Well, I am not as humble as Dawkins. On Dawkin's scale of belief/unbelief, I place myself squarely at 10. I am absolutely certain that God, as he is understood by Christians and Muslims, does not exist; that he cannot exist. And I know this NOT through omniscience, but through simple logic. In a former post I gave a summary of my position which anyone is free to try and refute if they wish. But they will not because they cannot. There is no such thing as an omnipotent, omniscient creator of the universe. There can't be because the very qualities of this alleged being are incompatible with each other. He is a logical impossibility with no more probability of existing than a five sided triangle. Behold the power of logic!
Again, I don't want to dis science. I think that science, properly understood, is applied mathematics which is the mother of science, logic, and philosophy. But as the daughter of math, science should no her place and not defy her mother or ignore her sisters. But some recent scientific theories have proceeded to just that; a perfect example being Quantum Mechanics. Heisenberg's uncertainty principle rightly states that when a scientist uses an electron microscope to discover the position or velocity of a particle this very act of observation (the electron beam) causes the particle to deviate from the trajectory it would have taken had he not attempted to observe it. Therefore we cannot know, in principle, the simultaneous position and velocity of any given particle. Okay, I agree; but then scientists apply logical positivism to Heisenberg's principle and say that, since we cannot measure one without changing the other, the particle has no position/velocity until we measure it and it is in fact our act of measurement which "collapses the particle's eigenstate". Once I accept this non-sequitur, I open myself to all sorts of madness: parallel universes, cats that are simultaneously dead and alive, observer created reality.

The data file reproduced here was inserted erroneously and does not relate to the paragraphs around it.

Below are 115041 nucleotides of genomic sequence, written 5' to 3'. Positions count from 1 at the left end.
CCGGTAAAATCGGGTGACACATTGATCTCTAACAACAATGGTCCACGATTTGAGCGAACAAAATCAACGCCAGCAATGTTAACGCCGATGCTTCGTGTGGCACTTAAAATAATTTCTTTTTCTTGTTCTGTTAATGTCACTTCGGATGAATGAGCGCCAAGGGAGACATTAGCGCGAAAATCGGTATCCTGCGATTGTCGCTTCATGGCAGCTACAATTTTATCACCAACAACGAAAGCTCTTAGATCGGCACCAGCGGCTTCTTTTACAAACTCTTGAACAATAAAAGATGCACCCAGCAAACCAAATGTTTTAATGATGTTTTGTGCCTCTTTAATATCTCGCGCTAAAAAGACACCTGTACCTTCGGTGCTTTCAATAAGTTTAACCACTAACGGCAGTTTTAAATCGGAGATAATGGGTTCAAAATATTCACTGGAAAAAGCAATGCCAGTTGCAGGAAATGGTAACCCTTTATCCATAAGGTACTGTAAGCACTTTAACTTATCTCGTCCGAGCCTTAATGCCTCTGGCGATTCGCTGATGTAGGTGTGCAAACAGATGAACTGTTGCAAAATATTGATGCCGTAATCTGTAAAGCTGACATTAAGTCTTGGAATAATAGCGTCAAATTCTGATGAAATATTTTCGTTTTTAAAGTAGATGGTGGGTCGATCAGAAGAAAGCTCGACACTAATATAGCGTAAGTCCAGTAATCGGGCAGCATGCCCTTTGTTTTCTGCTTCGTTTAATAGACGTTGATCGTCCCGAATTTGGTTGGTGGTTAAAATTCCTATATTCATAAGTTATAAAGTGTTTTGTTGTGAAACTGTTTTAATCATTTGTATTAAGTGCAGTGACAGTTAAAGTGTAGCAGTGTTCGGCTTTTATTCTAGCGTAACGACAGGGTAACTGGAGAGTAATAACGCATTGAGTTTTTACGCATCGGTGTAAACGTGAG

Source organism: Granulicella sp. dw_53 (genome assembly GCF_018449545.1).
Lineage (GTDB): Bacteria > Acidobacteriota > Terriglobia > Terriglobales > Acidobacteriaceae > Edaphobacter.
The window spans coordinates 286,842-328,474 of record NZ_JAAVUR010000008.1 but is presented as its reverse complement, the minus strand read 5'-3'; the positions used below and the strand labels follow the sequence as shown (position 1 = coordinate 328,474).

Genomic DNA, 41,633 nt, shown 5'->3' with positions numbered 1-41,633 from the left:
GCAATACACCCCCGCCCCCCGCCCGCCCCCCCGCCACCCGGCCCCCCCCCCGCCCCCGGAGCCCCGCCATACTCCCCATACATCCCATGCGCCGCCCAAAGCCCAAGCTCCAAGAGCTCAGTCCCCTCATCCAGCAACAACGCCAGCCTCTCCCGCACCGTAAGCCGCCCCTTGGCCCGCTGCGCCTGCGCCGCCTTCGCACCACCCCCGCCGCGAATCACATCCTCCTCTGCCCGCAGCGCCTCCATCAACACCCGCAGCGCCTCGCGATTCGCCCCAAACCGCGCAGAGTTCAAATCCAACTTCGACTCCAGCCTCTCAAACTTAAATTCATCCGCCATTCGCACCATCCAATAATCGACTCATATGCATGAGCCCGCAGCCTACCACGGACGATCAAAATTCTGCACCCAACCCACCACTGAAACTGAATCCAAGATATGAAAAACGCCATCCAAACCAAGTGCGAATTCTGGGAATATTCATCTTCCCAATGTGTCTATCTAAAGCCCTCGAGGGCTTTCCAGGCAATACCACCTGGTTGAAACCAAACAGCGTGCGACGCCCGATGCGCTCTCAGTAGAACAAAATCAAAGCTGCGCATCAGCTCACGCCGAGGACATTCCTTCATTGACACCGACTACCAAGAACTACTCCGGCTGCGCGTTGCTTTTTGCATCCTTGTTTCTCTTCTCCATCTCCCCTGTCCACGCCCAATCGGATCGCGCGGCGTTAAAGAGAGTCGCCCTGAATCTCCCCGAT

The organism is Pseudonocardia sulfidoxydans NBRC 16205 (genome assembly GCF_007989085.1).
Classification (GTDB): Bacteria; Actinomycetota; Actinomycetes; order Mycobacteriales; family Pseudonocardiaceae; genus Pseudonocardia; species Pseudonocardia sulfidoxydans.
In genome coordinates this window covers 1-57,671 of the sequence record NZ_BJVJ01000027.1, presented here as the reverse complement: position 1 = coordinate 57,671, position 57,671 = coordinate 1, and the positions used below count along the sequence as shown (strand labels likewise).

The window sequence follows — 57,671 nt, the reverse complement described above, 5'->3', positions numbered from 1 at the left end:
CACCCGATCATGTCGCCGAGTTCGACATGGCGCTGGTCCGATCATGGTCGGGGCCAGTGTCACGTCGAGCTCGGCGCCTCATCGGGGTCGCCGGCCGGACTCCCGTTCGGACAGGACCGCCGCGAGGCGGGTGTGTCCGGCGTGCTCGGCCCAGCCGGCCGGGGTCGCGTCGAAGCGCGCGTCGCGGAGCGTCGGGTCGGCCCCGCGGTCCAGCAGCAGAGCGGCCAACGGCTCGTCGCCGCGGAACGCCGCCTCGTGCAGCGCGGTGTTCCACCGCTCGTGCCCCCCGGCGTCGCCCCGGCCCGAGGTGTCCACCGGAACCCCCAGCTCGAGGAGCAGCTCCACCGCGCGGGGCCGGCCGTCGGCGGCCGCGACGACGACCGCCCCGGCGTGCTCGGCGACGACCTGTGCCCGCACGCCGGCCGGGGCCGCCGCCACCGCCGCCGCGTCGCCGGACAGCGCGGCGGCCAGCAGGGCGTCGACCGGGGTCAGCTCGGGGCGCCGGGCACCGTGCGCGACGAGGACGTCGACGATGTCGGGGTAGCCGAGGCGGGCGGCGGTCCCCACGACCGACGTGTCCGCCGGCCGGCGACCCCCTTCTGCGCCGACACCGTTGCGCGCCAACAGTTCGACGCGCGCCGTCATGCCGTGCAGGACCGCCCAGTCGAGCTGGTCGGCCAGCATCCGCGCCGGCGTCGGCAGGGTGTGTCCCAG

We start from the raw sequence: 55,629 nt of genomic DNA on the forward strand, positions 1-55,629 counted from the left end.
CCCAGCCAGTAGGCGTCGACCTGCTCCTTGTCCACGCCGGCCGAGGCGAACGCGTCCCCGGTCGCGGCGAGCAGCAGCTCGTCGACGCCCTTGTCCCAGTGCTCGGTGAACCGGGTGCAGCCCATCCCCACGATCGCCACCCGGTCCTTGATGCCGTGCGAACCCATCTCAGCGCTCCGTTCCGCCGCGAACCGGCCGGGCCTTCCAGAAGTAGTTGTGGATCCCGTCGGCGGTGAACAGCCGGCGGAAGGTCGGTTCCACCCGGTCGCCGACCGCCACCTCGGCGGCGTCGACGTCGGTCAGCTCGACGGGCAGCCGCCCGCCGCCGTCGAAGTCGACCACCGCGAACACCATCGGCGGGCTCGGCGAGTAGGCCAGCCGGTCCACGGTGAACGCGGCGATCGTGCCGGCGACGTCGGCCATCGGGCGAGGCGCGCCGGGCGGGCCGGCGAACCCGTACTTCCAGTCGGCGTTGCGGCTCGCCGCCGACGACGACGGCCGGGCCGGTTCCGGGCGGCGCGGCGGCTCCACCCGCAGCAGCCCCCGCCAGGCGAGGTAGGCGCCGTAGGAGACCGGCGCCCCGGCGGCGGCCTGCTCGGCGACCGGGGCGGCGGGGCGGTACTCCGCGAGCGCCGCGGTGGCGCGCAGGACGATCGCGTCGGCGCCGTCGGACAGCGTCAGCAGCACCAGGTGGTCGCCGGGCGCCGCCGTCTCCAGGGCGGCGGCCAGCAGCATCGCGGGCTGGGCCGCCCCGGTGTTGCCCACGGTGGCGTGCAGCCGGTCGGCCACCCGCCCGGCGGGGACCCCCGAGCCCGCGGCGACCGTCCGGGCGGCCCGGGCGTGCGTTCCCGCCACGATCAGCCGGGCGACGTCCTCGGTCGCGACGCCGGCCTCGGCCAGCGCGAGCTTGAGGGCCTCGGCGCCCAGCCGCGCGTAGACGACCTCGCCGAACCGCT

It's ironic that scientists who use the scientific method, with its double blind experiments that are specifically designed to protect the subject(s) of the experiment from being affected by the observer, have now rejected the reality principle in favor of solipsism! Niels Bohr, one of founders of quantum physics, famously argued that there is no way to prove that the moon exists when we are not looking at it and, if one takes logical positivism seriously, he's right! But all this madness could easily be avoided if scientists embraced the logical (but empirically unprovable) assumption that particles DO have both a specific velocity and position even if we are incapable of measuring both simultaneously. This would not be a wild leap of faith, it would only be an acknowledgement of the reality principle upon which the very philosophy of science depends. Otherwise, if reality is not objective but generated by the observor, then the scientific method becomes useless.
I could give you other examples but I trust I have made my point. Strict empiricism is a dead end road, a cul de sac, that ends in madness. The only way that science can save itself is by retracing its path back to the point just before it accepted Wittgenstein's error, and then go from there.